Congress to Examine the Health and Safety Risks of China’s “Grip” on Medicine

Elizabeth Brotherton-Bunch

Elizabeth Brotherton-Bunch Digital Media Director, Alliance for American Manufacturing

A little over a year ago, AAM President Scott Paul chatted with health care expert Rosemary Gibson for an episode of The Manufacturing Report podcast. Gibson had just co-authored a new book examining an overlooked part of America’s trade relationship with China.

The book’s title says it all. In “China Rx: Exposing the Risks of America’s Dependence on China for Medicine,” Gibson and co-author Janardan Prasad Singh outline how China now dominates pharmaceutical manufacturing — and why that is such a big problem for the United States.

Along with making a significant amount of medication, China also has a virtual monopoly on many of the essential ingredients that go into the pharmaceuticals that Americans depend on, including everything from over-the-counter vitamins to cancer meds to almost every antibiotic and blood pressure medication.

China’s dominance of the pharmaceutical supply chain means it has the power to cut off access to many of the medications Americans need to, um, live.

Think tariffs on cotton sweaters and bed linens are bad? Think about what would happen If China decided to cut off our medicine.

Pharmacy shelves would sit empty. Hospitals would close. People would die.

“Children and adults with cancer will suffer without vital medicines,” Gibson recently told the U.S.-China Economic and Security Review Commission. “For people on kidney dialysis, treatment would cease, a veritable death sentence.”

It’s all very scary stuff. Keep you awake at night kind of stuff.

But there’s another big risk: Quality control. The Food and Drug Administration (FDA) simply is not equipped to properly monitor the massive amount of drugs produced by China. Mistakes happen, after all, even when everyone is acting in the best interest.

Problems have arisen, sometimes with tragic results, like the tainted blood thinner killed 246 people in 2007 and 2008. Just last year, popular blood pressure medication valsartan was recalled because of worries it had been contaminated.

Yeah, like we said. Scary.

Still, for some reason, the issue has not gained as much traction as other China-related issues. How much horserace-type coverage comes out each day about the back-and-forth in the China trade war, after all?

Which is why we were glad to see that California Democratic Reps. Anna Eshoo and Adam Schiff — who chair the House Energy & Commerce Subcommittee on Health and House Intelligence Committee, respectively — had penned a new op-ed in The Washington Post explaining the many national security risks that come from China’s “grip on pharmaceutical drugs.”

Eshoo and Schiff used the piece to announce that they plan to “hold joint committee hearings on these issues to shine a light on the problem and to develop bipartisan solutions.” They continue:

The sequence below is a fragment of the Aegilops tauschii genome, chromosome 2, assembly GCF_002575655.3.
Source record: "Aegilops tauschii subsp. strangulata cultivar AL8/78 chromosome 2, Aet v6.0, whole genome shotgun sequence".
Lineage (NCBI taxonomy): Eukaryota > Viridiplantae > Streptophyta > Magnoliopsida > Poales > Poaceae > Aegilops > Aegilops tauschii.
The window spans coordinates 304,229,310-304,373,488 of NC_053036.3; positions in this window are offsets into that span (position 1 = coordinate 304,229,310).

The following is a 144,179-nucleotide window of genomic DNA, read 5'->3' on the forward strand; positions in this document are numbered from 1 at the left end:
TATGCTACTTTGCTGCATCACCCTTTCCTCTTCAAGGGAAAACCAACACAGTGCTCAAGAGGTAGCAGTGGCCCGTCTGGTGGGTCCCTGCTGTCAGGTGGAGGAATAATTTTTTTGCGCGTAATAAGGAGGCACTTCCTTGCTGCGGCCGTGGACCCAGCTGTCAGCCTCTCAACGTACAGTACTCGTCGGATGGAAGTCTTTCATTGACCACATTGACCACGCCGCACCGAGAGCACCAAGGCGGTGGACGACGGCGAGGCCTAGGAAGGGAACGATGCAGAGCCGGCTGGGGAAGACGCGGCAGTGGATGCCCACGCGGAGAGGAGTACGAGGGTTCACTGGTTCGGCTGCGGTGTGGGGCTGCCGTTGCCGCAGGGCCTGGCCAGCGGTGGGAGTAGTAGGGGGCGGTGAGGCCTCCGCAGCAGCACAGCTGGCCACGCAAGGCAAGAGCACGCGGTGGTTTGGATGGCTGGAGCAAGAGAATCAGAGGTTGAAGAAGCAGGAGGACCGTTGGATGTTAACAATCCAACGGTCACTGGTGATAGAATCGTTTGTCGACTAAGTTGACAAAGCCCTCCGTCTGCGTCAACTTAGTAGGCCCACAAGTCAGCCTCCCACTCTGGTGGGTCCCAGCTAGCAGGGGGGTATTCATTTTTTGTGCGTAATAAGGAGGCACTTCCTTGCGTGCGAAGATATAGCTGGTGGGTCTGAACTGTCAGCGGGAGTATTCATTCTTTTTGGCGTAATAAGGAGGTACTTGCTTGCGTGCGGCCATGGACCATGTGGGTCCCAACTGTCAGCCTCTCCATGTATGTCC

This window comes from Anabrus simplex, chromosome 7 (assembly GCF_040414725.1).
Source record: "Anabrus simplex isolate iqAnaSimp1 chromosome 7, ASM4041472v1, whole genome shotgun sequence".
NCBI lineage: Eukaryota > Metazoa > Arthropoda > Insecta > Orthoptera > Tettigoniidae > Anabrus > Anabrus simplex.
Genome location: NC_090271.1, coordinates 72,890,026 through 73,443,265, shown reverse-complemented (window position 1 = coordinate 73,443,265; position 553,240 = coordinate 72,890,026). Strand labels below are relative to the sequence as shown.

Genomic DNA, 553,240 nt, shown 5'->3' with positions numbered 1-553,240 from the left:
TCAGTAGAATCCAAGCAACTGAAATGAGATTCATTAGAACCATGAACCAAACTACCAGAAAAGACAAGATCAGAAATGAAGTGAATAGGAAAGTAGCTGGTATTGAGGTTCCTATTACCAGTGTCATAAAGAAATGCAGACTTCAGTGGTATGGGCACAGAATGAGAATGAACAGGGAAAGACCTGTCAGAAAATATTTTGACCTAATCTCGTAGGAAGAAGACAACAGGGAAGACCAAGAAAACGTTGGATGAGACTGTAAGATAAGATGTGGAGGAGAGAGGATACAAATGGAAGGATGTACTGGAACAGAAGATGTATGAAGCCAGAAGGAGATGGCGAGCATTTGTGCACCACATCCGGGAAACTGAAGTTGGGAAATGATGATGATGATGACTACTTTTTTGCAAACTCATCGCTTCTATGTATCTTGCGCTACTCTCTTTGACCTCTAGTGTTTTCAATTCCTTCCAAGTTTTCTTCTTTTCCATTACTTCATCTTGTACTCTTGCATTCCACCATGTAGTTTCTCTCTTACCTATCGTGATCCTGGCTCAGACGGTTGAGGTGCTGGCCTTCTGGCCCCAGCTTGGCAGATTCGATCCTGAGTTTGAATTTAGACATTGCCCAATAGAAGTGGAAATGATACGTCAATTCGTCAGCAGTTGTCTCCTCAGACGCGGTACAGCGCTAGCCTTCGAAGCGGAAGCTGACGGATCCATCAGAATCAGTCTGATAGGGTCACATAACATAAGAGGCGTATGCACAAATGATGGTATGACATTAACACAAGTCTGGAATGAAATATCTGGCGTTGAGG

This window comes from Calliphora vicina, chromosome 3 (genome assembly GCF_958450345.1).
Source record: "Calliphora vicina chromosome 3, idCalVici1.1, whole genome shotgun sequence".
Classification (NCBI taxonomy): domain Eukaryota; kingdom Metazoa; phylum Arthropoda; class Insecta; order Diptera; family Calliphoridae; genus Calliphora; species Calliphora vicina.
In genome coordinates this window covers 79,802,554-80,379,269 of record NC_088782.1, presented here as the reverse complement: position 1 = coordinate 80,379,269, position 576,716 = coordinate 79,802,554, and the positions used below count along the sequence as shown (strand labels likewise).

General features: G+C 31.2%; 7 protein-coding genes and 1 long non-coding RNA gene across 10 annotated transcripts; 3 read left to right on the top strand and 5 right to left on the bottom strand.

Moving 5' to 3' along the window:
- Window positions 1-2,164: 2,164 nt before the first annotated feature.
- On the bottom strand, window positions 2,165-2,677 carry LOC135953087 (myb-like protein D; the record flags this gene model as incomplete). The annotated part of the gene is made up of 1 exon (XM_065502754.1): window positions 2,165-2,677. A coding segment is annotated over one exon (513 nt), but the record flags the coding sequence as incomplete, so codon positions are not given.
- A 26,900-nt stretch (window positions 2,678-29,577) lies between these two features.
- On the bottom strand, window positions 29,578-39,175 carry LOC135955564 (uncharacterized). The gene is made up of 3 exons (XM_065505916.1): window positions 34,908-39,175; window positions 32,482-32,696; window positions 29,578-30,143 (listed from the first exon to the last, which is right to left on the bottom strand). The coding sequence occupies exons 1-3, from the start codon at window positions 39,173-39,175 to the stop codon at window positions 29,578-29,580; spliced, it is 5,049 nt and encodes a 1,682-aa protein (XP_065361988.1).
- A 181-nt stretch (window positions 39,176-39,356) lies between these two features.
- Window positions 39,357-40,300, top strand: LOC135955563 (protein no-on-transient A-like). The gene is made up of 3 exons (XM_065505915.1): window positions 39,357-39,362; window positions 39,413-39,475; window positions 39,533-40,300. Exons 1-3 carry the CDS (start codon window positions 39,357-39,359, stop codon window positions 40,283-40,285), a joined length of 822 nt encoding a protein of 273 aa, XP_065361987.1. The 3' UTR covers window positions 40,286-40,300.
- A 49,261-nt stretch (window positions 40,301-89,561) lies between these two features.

“We need to think of pharmaceuticals as what they are for millions of Americans: a critical good that we literally can’t live without. It’s unacceptable to become fully dependent on any single foreign country for those goods — all the more so when it’s China.”

It’s good news that the duo are elevating the issue, which unfortunately does not receive the level of attention it deserves. We plan to keep a close eye on these hearings, and we encourage Members of Congress on both sides of the aisle to work to find ways to begin to reverse these problems in the supply chain and strengthen America’s own pharmaceutical manufacturing.

In the meantime, we encourage you to read the entire op-ed, along with Gibson’s testimony to the China commission. If you have time, check out her interview on the podcast, too.

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Reposted from AAM

Posted In: Allied Approaches, From Alliance for American Manufacturing

Union Matters

America’s Wealthy: Ever Eager to Pay Their Taxes!

Sam Pizzigati

Sam Pizzigati Editor, Too Much online magazine

Why do many of the wealthiest people in America oppose a “wealth tax,” an annual levy on grand fortune? Could their distaste reflect a simple reluctance to pay their fair tax share? Oh no, JPMorganChase CEO Jamie Dimon recently told the Business Roundtable: “I know a lot of wealthy people who would be happy to pay more in taxes; they just think it’ll be wasted and be given to interest groups and stuff like that.” Could Dimon have in mind the interest group he knows best, Wall Street? In the 2008 financial crisis, federal bailouts kept the banking industry from imploding. JPMorgan alone, notes the ProPublica Bailout Tracker, collected $25 billion worth of federal largesse, an act of generosity that’s helped Dimon lock down a $1.5-billion personal fortune. Under the Elizabeth Warren wealth tax plan, Dimon would pay an annual 3 percent tax on that much net worth. Fortunes between $1 billion and $2.5 billion would face a 5 percent annual tax under the Bernie Sanders plan.

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No Such Thing as Good Greed

No Such Thing as Good Greed